The community of Irish is one that is scattered around the world and emigration is not a new concept for Irish people. President Higgins recently thanked Irish agencies and those working with the Diaspora who sustained engagement with our country’s emigrants over many years. Many organisations, he said, have ‘served a vital purpose over the decades in providing sanctuaries of Irishness around the globe. In halls in Camden, Boston and Melbourne they satisfied the need in our emigrants to reconnect with their culture and ethnicity, and the deeper need to form communities in new and often alien environments. While the context may have changed, groups...continue to fulfill those functions today’.
Our Diaspora is not one, focused cohort; rather they are a varied group, who include those who left recently and those whose ancestors left in the wake of the Great Famine. Many recent emigrants don’t consider themselves emigrants at all, seeing themselves instead as "citizens abroad". In our highly technological world, emigration no longer means exile. When we use new technologies we can connect with that energetic Irishness at home and abroad. In doing so we celebrate it best and recognise that our emigrants are important.
Ireland's long history of emigration has not been an easy one and every family in Ireland has been affected by emigration at some point. Those who were left behind also felt a great loss as a family member left for Canada, Australia, the USA or other places far away. Often the last they saw of their son or daughter was on the quay side. Elderly parents and sometimes young families had to cope alone and were often completely reliant on money sent from abroad in order to survive. While some left in family groups or with friends as part of Assisted Emigration Schemes, many more traveled alone, with few belongings and no support. While this may have led to a greater industriousness among Irish emigrants, nonetheless the experience must have been financially and emotionally exhausting. Our modern emigrants feel that same tug as they leave to make new homes elsewhere. Successive generations who make up the estimated 70 million of our Diaspora have worked in challenging times to open up new opportunities, yet all the time staying in touch with home.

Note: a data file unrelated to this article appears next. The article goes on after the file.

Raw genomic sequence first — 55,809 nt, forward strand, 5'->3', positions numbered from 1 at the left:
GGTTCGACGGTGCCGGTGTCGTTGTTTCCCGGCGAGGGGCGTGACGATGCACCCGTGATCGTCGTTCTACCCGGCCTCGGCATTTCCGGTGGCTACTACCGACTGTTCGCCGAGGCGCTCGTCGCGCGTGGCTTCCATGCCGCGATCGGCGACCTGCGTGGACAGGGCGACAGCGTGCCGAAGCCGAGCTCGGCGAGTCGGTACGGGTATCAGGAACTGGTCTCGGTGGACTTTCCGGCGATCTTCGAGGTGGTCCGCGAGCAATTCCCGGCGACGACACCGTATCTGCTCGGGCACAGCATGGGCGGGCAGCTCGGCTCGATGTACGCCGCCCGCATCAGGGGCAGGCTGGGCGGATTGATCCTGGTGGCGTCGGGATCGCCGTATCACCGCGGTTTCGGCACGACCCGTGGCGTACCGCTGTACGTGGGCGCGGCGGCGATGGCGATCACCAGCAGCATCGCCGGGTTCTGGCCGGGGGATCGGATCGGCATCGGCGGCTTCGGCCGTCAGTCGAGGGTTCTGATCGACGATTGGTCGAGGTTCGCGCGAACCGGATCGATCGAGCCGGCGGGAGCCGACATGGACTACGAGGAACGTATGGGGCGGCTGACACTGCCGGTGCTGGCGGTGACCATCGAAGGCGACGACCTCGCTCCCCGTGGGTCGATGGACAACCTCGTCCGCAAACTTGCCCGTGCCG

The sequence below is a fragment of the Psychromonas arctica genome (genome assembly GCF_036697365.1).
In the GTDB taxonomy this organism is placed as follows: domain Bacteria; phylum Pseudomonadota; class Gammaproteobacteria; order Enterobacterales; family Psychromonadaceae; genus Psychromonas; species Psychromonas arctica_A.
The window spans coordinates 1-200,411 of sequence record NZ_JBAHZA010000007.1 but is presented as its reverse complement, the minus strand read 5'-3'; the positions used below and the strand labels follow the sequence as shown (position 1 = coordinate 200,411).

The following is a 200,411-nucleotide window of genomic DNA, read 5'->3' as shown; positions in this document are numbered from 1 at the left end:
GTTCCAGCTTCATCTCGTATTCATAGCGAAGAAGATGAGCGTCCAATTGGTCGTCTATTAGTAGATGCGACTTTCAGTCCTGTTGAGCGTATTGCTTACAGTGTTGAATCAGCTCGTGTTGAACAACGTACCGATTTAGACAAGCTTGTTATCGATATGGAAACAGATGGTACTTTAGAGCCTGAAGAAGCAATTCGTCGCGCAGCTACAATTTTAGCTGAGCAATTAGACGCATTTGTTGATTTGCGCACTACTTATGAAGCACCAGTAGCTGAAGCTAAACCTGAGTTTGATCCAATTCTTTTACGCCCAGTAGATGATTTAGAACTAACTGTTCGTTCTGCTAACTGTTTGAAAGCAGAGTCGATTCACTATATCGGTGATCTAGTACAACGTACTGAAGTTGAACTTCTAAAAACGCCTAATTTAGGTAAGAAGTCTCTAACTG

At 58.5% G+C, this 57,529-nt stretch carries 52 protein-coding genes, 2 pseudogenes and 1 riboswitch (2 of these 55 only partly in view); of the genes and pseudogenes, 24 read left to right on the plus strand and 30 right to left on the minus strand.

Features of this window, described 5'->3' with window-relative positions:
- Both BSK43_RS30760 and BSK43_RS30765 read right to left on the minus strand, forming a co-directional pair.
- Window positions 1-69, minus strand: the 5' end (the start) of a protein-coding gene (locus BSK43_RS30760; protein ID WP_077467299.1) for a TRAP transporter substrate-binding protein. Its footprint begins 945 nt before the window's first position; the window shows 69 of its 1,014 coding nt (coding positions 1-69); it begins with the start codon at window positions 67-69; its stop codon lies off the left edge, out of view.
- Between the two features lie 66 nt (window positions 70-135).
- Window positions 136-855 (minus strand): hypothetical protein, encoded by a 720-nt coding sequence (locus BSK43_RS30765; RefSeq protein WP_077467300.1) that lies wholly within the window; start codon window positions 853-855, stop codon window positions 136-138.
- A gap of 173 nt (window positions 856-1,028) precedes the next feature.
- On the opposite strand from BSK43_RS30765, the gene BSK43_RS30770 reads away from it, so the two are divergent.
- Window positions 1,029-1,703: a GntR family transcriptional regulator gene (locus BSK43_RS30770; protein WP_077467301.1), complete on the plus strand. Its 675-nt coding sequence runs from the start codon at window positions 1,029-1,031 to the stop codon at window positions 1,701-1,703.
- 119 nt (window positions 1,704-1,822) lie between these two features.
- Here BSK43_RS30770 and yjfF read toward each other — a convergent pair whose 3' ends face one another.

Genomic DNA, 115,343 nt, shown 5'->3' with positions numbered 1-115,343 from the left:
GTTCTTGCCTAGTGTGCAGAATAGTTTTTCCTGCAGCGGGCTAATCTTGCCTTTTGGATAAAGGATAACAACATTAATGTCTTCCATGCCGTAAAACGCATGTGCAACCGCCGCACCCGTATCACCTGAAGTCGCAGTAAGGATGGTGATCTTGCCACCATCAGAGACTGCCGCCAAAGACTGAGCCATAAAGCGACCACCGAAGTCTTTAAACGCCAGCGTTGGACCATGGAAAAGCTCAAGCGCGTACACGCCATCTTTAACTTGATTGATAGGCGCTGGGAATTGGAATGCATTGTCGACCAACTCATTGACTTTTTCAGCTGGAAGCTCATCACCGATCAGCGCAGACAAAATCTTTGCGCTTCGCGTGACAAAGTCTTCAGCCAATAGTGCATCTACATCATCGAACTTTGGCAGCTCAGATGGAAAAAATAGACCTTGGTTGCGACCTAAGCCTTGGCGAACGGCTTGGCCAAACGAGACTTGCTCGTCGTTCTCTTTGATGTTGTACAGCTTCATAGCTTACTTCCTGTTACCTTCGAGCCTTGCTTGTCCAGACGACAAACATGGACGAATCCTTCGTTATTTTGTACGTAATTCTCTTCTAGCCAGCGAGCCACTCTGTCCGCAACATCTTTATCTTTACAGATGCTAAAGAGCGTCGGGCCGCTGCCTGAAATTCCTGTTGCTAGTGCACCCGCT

There are many websites and other resources devoted to the history of emigration but as there is no centralised repository for emigration records in Ireland it is important to know what sources are available, how they came about and where you can access them.
Often sources like Passenger Lists, were simply administrative lists used to record who entered a country. Today, they are a vital resource, often containing information about an ancestor’s place of origin, intended destination, eye colour, height and named family members. It is important to remember though that at the time of creation these records were not important genealogical documents and so the fact that we now use them for a different purpose means that the information they contain can be limiting. This means too that we must think of other ways or sources to help us in our search. Perhaps this can be a newspaper article, a diary, books or journal article. Sometimes you will learn much more about your Irish ancestor by researching the records of their adopted country.
Passenger Lists – United States
Ellis Island: For arrivals in the USA between 1892 and 1924
National Archives and Records Administration: Passenger Ship and Land Border Entries to the USA
Passenger Lists – Canada
Library and Archives Canada: For arrivals 1832-1937
Passenger Lists – Australia and New Zealand
Passenger Lists – Argentina
Irish Folklore Collection: